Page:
US Heroin Epidemi
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The US Heroin Epidemic: How We Got Here and What Next

An increasing focus has been chronicling the addiction epidemic, particularly the heroin epidemic as it’s been referred to by the Center for Disease Control and Prevention (CDC).

The following will serve as a concise recounting of the heroin epidemic, explaining how it is that heroin addiction has become such a major problem in the United States as well as some of the things that have been or are being done to curb the ever-growing heroin addiction epidemic.

In the Beginning, There Were Pills

Before heroin became the most-abused drug in the United States—currently behind only alcohol as the most abused substance at present—prescription painkillers, or opiates, were the most prominent substance abuse problem. In fact, sources estimated that more than 80 percent of the opiate painkillers in the world were being used and abused in the United States alone.

Although we know that these substances are dangerous today, that wasn’t always the case. In fact, when OxyContin was put on the market in the 1990s, the fact that there were very few clinical trials behind the drug was misinterpreted as meaning that the drug was safe for patients.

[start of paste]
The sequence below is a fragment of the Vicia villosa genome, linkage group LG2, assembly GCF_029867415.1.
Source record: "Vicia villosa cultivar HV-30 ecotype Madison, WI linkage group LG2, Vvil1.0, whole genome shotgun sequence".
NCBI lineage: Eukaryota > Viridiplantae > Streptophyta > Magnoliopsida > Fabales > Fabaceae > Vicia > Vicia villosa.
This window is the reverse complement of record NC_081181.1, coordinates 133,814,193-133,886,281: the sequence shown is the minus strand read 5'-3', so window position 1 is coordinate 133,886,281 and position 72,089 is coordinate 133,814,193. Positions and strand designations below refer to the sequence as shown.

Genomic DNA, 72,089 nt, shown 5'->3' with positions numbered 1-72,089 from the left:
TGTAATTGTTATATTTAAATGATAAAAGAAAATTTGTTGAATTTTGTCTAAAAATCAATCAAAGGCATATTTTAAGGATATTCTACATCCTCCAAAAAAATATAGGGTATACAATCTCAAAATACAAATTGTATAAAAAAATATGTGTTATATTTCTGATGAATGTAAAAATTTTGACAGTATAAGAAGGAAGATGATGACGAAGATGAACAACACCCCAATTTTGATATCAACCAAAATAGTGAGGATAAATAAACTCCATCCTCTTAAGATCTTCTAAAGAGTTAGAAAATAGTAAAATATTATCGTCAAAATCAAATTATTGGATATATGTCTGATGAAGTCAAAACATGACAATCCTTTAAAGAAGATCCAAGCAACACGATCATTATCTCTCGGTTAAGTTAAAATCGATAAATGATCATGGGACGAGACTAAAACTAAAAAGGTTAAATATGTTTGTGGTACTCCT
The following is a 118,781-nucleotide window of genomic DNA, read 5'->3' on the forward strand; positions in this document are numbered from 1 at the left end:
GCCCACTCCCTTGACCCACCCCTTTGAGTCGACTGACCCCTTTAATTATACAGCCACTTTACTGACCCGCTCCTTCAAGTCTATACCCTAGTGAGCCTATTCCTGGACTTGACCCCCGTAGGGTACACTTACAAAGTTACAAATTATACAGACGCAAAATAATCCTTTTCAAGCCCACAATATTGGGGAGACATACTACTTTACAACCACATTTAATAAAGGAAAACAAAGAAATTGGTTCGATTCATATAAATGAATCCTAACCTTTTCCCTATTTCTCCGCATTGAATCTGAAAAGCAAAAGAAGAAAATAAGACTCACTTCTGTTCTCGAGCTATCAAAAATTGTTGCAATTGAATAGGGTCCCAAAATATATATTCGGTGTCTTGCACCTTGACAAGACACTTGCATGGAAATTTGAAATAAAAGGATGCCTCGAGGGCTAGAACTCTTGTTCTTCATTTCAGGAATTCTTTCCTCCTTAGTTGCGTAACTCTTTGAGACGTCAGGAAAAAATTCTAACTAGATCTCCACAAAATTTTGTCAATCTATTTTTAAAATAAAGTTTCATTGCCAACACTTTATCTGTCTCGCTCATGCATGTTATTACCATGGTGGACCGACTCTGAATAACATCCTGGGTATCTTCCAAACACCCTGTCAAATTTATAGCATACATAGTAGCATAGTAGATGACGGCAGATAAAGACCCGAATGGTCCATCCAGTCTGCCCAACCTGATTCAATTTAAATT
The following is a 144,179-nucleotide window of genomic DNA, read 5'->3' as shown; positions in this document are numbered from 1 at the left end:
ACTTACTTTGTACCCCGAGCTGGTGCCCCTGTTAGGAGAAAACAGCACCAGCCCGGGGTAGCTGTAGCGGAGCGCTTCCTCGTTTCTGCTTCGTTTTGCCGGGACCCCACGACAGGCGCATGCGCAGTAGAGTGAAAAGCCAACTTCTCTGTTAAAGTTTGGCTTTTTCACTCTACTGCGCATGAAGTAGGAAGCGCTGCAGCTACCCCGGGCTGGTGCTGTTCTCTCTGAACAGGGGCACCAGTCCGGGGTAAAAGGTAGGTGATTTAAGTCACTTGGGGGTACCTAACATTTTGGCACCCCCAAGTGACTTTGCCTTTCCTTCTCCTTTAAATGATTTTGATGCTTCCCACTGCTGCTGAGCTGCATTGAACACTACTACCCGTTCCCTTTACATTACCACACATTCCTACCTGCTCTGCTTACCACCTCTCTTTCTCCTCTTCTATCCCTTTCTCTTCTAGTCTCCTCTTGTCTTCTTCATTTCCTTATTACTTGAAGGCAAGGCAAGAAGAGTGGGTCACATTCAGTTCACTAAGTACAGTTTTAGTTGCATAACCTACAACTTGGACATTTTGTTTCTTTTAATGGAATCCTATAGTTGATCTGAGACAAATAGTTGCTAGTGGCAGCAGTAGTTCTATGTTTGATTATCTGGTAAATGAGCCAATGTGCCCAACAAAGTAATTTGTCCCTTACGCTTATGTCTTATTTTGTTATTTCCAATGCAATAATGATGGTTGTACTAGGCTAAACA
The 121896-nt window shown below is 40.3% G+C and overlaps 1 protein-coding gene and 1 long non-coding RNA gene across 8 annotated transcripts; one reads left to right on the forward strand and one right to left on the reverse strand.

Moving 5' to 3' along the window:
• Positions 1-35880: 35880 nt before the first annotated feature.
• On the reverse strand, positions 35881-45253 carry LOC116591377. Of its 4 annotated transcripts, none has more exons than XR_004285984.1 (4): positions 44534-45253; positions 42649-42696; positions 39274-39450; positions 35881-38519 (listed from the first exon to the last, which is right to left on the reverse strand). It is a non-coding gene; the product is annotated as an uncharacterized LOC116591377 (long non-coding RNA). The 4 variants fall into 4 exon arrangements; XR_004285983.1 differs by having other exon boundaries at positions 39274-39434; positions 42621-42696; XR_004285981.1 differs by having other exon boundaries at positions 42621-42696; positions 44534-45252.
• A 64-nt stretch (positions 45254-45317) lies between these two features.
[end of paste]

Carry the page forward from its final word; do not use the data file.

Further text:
Meanwhile, the companies responsible for OxyContin’s production and distribution were offering incentives to physicians if they prescribed the potent painkiller, contributing to the rapid escalation in the amount of OxyContin and other opiates that were being prescribed to patients.

With such large quantities of opiate painkillers being prescribed, it became incredibly easy to abuse them. Additionally, individuals could go to their doctors, get prescriptions for opiates, and then see another doctor in order to get duplicate prescriptions, allowing them to divert prescription opiates by selling them on the street.

This caused painkillers to be very easily accessible, either by going to the doctor or buying them from individuals selling their prescriptions. In only a short period of time, rates of painkiller addiction skyrocketed. Additionally, from 1999 to the present, the rate of overdose deaths due to painkiller abuse quadrupled.

In response, pharmaceutical companies and public officials sought ways of curbing the alarmingly high rates of painkiller abuse and addiction that had been claiming more and more lives.

The Advent of the Heroin Epidemic

Desperate to curb the rates of opiate painkiller abuse and addiction, pharmaceutical companies change the formulas of the majority of opiates, making them resistant to crushing and other such modifications. Meanwhile, lawmakers instituted a number of policy changes that reformed the way that controlled substances were prescribed and monitored.

More specifically, it became easier to track individuals who were being prescribed opiates, which painkillers they received, how many and how often, and from whom they were receiving them. In effect, officials could flag people who were attempting to see multiple doctors, or “doctor shop,” in order to get duplicate painkiller prescriptions.